How to send long text input to ChatGPT using the OpenAI API

A straightforward guide to sending large input to ChatGPT using Python.

In a previous post, I showed how you can apply text preprocessing techniques to shorten your input length for ChatGPT. Today in the web interface (, ChatGPT allows you to send a message with a maximum token length of 4,096.

There are bound to be situations in which this isn’t enough, such as when you want to read in a large amount of text from a file. Using the OpenAI API allows you to send many more tokens in a messages array, with the maximum number depending on your chosen model. This lets you provide large amounts of text to ChatGPT using chunking. Here’s how.

The gpt-4 model currently has a maximum content length token limit of 8,192 tokens. (Here are the docs containing current limits for all the models.) Remember that you can first apply text preprocessing techniques to reduce your input size – in my previous post I achieved a 28% size reduction without losing meaning with just a little tokenization and pruning.

When this isn’t enough to fit your message within the maximum message token limit, you can take a general programmatic approach that sends your input in message chunks. The goal is to divide your text into sections that each fit within the model’s token limit. The general idea is to:

  1. Tokenize and split text into chunks based on the model’s token limit. It’s better to keep message chunks slightly below the token limit since the token limit is shared between your message and ChatGPT’s response.
  2. Maintain context between chunks, e.g. avoid splitting a sentence in the middle.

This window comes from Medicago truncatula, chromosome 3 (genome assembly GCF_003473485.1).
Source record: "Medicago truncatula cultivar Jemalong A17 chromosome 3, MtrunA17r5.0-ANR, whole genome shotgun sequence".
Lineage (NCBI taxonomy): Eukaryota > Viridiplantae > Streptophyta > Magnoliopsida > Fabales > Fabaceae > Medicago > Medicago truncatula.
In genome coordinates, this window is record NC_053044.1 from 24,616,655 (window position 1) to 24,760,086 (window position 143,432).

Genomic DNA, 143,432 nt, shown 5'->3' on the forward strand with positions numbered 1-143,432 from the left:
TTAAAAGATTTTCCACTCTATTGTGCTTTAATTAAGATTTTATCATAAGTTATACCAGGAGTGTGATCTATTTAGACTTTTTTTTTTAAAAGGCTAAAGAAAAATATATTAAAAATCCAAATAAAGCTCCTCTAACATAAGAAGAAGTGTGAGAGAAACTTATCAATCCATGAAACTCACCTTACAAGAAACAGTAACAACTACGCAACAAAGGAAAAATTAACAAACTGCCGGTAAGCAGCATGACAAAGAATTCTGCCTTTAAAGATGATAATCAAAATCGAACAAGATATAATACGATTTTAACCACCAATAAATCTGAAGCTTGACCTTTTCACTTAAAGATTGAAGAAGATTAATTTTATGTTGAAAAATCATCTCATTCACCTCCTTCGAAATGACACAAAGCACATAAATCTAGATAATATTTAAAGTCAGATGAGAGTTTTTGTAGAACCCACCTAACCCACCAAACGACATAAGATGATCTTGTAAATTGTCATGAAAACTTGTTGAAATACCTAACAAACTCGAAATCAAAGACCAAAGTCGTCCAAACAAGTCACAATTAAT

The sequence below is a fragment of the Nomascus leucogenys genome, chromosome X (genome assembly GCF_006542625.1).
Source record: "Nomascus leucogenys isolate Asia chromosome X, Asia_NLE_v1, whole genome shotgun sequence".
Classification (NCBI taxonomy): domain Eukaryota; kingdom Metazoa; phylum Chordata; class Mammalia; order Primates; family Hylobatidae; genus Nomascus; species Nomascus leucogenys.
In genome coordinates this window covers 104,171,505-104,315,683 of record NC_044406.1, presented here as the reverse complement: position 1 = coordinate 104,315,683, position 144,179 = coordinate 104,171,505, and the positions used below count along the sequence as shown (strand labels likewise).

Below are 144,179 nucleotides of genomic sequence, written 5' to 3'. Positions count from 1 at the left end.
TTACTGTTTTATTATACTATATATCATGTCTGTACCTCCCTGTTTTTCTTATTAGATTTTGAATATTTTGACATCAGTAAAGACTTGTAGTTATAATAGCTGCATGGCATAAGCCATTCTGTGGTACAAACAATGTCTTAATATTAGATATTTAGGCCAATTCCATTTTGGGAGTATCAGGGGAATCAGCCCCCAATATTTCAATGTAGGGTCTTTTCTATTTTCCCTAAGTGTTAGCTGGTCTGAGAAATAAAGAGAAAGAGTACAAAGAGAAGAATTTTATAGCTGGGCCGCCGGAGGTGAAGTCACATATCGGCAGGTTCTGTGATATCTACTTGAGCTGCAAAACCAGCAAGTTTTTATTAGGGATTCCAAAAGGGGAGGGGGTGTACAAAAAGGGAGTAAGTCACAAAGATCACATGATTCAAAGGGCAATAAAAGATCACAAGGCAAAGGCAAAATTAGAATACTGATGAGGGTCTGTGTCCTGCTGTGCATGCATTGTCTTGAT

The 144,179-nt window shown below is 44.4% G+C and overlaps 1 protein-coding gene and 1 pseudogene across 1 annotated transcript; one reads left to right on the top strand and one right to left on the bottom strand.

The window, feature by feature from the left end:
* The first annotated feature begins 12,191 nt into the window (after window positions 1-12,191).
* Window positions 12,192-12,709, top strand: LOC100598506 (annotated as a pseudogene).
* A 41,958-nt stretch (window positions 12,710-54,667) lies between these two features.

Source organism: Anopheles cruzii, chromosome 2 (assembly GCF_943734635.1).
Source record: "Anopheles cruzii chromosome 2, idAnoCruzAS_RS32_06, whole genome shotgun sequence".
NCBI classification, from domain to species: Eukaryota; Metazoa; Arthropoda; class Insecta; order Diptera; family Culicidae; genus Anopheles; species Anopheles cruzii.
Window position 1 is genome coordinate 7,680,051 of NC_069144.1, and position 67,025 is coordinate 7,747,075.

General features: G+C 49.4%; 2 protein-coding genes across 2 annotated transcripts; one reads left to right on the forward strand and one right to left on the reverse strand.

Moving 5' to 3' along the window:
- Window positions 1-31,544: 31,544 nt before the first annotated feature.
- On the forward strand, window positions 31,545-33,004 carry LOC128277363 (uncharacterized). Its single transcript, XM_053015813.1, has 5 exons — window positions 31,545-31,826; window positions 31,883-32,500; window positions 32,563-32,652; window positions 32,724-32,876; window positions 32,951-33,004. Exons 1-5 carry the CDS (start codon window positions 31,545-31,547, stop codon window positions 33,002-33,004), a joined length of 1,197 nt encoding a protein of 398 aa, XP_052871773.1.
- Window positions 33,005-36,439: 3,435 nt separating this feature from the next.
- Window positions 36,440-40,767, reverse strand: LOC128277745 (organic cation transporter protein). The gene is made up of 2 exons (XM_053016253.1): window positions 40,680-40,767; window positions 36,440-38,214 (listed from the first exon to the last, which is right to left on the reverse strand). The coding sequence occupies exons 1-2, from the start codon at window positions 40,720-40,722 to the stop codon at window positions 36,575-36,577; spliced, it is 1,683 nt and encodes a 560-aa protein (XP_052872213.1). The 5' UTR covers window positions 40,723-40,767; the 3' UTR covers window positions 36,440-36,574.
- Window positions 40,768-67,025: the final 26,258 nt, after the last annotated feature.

Each chunk is sent as a separate message in the conversation thread.

You send your chunks to ChatGPT using the OpenAI library’s ChatCompletion. ChatGPT returns individual responses for each message, so you may want to process these by:

  1. Concatenating responses in the order you sent them to get a coherent answer.
  2. Manage conversation flow by keeping track of which response refers to which chunk.
  3. Formatting the response to suit your desired output, e.g. replacing n with line breaks.

Using the OpenAI API, you can send multiple messages to ChatGPT and ask it to wait for you to provide all of the data before answering your prompt. Being a language model, you can provide these instructions to ChatGPT in plain language. Here’s a suggested script:

Prompt: Summarize the following text for me

To provide the context for the above prompt, I will send you text in parts. When I am finished, I will tell you “ALL PARTS SENT”. Do not answer until you have received all the parts.

I created a Python module, chatgptmax, that puts all this together. It breaks up a large amount of text by a given maximum token length and sends it in chunks to ChatGPT.

You can install it with pip install chatgptmax, but here’s the juicy part:

import os
import openai
import tiktoken

# Set up your OpenAI API key
# Load your API key from an environment variable or secret management service